Tuesday, August 1, 2017

Java debugging in CloverETL

CloverETL allows you to create a simple data transformation with just Drag&Drop UI, but sometimes you need something more complex and then writing code in CTL (Clover Transformation Language) comes in handy.

You can say that CTL is simplified Java, with some limitations - no inheritance, no exceptions, focused on a standard issues found in data manipulation processes.

And when you are writing code, you would like to have some debugging functionality. Before version 4.3.0 it was a bit old school. printLog function all over the place and digging through log output in Console view.

Since 4.3.0 CTL debugging was introduced and you can read about it in this great blog post http://blog.cloveretl.com/code-debugging-cloveretl-designer .

CloverETL also offer functionality of writing your transformation in Java if needed. Common use cases are implementing non-existent functionality in CTL or re usability of existing Java code. Java transformation could be used pretty much anywhere you can use CTL (Reformat, Denormalizer, Normalizer components etc.).

Debugging functionality is implemented not only for CTL, but for Java code too. Whole debugging experience should be really familiar if you ever debugged Java code in the Eclipse.

I won't repeat content of a mentioned blog, which describes all available functionality, this should only be a short brain dump to remind me that CTL debugging is in CloverETL designer out of box, you need just put 'breakpoint' into your ctl code and run your graph in Debug mode. What I keep forgetting is if you need to debug Java code, you need to enable Java debugging in Window > Preferences. (It uses communication on port 4444 by default, so if you are running CloverETL on a tightly locked box you would need to enable that port on your firewall!)

Allow me to steal picture worth of thousands words:

Tuesday, July 25, 2017

CloverETL Releases Version 4.7.0.M1

Version 4.7 Milestone release is all about this new feature called a Data Service. Unfortunately, you don't have access to the new data service unless you have already purchased a CloverETL Server or Cluster (or are planning to). Let's talk about what exactly the data service is...

The developers have given end users the ability to expose any graph as a REST API endpoint so users can create smarter applications. The REST service will allow you to process data, perform business logic, or create custom transformations at runtime and expose the result set to your application.

When I think about this service, it's truly amazing. Let's take Salesforce as an example. If you want to get fancy, you can create a force.com application for Salesforce that's built using Apex (a proprietary Java-like programming language). Let's say you would like to integrate your customer support tickets with the Salesforce accounts, but don't want to store that information in Salesforce (because, well it costs money). So, you can create a force.com application within Salesforce, expose a CloverETL graph as a REST API that will go to your customer support portal, get the latest tickets from the account in Salesforce where the request was made, and display all of the tickets for the customer on-demand! That is just one example of where the data service would be relevant.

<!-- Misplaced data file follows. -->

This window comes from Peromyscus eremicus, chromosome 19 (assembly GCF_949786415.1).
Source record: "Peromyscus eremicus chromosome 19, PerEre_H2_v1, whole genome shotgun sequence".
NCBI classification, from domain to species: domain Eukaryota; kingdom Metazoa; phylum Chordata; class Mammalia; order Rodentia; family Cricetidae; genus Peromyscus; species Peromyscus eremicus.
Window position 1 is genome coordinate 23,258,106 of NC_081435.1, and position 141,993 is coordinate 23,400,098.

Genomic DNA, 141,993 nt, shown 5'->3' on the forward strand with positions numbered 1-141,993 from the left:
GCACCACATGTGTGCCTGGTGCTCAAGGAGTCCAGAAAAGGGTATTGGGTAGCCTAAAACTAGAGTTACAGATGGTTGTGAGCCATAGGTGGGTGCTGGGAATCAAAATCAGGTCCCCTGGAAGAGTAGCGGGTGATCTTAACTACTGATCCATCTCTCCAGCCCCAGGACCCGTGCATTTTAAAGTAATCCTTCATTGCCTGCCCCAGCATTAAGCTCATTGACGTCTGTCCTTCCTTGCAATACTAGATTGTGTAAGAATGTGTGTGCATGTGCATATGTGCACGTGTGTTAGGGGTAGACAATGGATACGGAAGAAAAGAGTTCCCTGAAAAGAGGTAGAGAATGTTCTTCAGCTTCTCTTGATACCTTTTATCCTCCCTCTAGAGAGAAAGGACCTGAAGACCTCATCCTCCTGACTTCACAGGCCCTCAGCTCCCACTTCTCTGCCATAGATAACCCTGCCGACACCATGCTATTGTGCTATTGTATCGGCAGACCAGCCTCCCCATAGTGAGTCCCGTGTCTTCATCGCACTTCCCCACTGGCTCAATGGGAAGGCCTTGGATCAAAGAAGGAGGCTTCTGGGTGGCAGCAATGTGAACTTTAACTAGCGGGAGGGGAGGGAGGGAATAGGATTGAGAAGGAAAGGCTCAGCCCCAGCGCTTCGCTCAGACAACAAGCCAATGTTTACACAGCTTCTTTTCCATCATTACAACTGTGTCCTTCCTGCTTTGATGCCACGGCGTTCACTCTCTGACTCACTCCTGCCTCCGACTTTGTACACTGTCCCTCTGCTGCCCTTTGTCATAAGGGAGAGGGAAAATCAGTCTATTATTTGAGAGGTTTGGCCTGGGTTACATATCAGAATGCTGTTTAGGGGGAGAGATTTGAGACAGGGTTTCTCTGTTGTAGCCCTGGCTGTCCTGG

There are a number of other use cases that I would be happy to share of where the Data Service could be relevant. Think big: IoT, Edge Computing, iPaaS.

One other improvements from this release:
-Graphs and jobflows are now automatically validated immediately after a change is made in your designer. If you have ever executed a graph and received an error, you know that the error symbol always remained on the component until you actually saved your graph again to reset the state. That has been improved.


Thursday, March 30, 2017

CloverETL 4.5.0 is released!


I haven't written in a while and wanted to update everyone on what is new in the latest CloverETL production release (4.5.0). I will prioritize the new features from most functional and powerful, to less exciting (in my opinion of course).

1. Restart-ability of jobs/graphs from the CloverETL Server. Have you ever run a job and it failed? I hope so because you cannot truly develop and/or test a solution properly without failing. Now, you can restart jobflows and graphs from within your Server Console. If you passed parameters into the graph/jobflow, you can re-use the same values! This is a great accomplishment and something that the users desperately needed. Just think, you are responsible for operations of the CloverETL solution, and your job fails due to a network outage from connecting to the database. You can easily restart the job and continue on with your day.
Restart a graph from CloverETL Server


2. Salesforce Wave Connector - If you are immersed in the Salesforce ecosystem, you will undoubtedly heard of Wave Analytics. Now, CloverETL has added support for writing directly to your Wave Analytics dashboard directly from CloverETL.

Salesforce Wave Analytics Component


3. Event Listeners UI change - The CloverETL developers have now consolidated all listeners into one main Event Listeners screen where you can see all of your listeners in one view.

4. Added batch size and concurrency mode to the Salesforce components. Now, you can limit how much data and if you want to send everything in parallel or serial mode. You may have not noticed this to be an issue for you, but if you are seeing errors when you are writing to Salesforce, try these new features out to control data being written to Salesforce. 

As always, make sure you plan for the upgrade! If you have a development environment, upgrade in your development environment before you try it out in production. 

Let me know if you have any questions or would like to see the full list of changes.